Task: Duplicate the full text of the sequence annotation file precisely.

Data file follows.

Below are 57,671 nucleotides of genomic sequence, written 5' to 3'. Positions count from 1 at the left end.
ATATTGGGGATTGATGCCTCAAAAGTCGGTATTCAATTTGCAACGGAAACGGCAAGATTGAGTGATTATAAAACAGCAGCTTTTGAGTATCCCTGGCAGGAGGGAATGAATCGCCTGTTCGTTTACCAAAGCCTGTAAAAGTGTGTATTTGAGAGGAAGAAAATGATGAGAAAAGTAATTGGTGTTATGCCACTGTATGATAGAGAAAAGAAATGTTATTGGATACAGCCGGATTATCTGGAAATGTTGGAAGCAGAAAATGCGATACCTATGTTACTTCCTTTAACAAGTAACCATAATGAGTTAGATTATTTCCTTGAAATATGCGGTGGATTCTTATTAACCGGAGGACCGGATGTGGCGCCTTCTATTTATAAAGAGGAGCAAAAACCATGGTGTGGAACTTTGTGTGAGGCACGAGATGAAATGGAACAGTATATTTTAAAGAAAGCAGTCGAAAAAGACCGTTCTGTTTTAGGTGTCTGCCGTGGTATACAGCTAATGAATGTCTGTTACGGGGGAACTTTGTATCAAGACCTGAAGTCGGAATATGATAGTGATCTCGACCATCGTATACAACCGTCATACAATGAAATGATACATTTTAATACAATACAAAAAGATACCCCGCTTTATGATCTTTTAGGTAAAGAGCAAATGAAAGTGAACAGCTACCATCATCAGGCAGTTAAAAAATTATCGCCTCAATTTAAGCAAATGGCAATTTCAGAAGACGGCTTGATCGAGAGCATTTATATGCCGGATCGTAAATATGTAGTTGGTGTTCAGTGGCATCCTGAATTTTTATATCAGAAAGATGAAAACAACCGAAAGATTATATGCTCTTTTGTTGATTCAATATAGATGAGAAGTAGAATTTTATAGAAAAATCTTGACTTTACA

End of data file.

Below are 57,671 nucleotides of genomic sequence, written 5' to 3'. Positions count from 1 at the left end.
ATATTGGGGATTGATGCCTCAAAAGTCGGTATTCAATTTGCAACGGAAACGGCAAGATTGAGTGATTATAAAACAGCAGCTTTTGAGTATCCCTGGCAGGAGGGAATGAATCGCCTGTTCGTTTACCAAAGCCTGTAAAAGTGTGTATTTGAGAGGAAGAAAATGATGAGAAAAGTAATTGGTGTTATGCCACTGTATGATAGAGAAAAGAAATGTTATTGGATACAGCCGGATTATCTGGAAATGTTGGAAGCAGAAAATGCGATACCTATGTTACTTCCTTTAACAAGTAACCATAATGAGTTAGATTATTTCCTTGAAATATGCGGTGGATTCTTATTAACCGGAGGACCGGATGTGGCGCCTTCTATTTATAAAGAGGAGCAAAAACCATGGTGTGGAACTTTGTGTGAGGCACGAGATGAAATGGAACAGTATATTTTAAAGAAAGCAGTCGAAAAAGACCGTTCTGTTTTAGGTGTCTGCCGTGGTATACAGCTAATGAATGTCTGTTACGGGGGAACTTTGTATCAAGACCTGAAGTCGGAATATGATAGTGATCTCGACCATCGTATACAACCGTCATACAATGAAATGATACATTTTAATACAATACAAAAAGATACCCCGCTTTATGATCTTTTAGGTAAAGAGCAAATGAAAGTGAACAGCTACCATCATCAGGCAGTTAAAAAATTATCGCCTCAATTTAAGCAAATGGCAATTTCAGAAGACGGCTTGATCGAGAGCATTTATATGCCGGATCGTAAATATGTAGTTGGTGTTCAGTGGCATCCTGAATTTTTATATCAGAAAGATGAAAACAACCGAAAGATTATATGCTCTTTTGTTGATTCAATATAGATGAGAAGTAGAATTTTATAGAAAAATCTTGACTTTACA